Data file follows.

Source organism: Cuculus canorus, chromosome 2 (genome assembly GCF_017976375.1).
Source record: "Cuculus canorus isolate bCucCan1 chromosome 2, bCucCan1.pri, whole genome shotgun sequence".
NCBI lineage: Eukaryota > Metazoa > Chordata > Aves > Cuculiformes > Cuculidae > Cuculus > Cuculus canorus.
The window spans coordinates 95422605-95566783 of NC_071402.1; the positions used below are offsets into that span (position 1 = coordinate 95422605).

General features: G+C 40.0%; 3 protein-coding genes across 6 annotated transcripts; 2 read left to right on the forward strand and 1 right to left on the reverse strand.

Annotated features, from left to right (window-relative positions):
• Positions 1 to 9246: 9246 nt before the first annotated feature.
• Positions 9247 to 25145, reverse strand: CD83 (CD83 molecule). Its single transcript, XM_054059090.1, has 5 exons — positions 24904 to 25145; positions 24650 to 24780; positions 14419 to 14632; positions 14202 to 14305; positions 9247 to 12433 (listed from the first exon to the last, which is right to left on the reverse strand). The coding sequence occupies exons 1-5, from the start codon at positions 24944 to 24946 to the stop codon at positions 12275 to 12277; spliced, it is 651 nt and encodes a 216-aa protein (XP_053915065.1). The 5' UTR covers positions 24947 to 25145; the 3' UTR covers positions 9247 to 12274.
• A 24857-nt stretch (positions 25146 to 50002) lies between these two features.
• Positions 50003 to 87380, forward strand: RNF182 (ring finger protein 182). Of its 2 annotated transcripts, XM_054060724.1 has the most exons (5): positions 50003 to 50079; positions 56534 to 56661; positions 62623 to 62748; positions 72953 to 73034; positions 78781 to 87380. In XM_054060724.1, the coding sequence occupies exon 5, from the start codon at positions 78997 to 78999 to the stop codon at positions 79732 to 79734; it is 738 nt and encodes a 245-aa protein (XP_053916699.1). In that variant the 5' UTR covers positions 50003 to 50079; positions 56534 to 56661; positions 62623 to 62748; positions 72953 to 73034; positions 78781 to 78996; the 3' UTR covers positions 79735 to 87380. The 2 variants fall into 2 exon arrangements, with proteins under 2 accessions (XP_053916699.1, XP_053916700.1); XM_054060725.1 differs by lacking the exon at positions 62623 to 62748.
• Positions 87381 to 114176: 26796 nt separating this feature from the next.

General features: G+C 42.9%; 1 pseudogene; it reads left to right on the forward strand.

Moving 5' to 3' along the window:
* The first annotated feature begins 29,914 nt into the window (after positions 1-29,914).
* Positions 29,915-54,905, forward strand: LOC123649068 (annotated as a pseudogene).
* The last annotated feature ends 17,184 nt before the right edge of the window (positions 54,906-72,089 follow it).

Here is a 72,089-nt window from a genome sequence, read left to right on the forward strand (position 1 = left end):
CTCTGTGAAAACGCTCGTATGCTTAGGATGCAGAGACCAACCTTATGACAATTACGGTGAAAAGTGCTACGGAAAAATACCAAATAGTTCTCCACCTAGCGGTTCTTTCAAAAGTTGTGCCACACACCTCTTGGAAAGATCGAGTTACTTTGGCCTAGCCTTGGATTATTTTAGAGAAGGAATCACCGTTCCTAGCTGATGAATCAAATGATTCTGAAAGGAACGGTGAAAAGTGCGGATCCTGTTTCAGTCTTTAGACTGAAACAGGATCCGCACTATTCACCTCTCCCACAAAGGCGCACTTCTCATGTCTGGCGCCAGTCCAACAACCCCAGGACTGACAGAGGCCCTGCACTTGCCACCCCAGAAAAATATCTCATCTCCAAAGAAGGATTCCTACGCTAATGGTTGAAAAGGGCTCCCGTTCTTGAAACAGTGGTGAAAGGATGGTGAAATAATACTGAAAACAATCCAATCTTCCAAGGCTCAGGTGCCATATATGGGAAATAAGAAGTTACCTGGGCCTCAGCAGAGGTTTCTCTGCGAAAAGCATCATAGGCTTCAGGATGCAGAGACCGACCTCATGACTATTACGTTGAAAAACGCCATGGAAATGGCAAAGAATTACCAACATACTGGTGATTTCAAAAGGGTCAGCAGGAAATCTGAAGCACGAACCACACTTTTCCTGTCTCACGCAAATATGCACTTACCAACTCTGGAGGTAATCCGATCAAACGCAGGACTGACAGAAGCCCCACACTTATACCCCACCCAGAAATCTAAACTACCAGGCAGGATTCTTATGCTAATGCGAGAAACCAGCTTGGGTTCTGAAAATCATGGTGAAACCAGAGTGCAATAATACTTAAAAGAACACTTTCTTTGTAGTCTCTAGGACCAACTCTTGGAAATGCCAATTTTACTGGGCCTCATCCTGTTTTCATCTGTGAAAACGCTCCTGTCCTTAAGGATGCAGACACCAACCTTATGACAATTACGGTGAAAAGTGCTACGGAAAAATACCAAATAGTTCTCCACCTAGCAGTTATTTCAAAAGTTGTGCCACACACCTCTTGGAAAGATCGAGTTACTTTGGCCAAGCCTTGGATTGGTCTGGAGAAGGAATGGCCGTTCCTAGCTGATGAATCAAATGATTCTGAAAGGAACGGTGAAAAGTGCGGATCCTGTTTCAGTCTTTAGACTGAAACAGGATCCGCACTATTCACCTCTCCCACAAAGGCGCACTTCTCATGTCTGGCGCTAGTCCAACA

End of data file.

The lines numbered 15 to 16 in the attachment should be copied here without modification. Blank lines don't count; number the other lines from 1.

* Positions 29,915-54,905, forward strand: LOC123649068 (annotated as a pseudogene).
* The last annotated feature ends 17,184 nt before the right edge of the window (positions 54,906-72,089 follow it).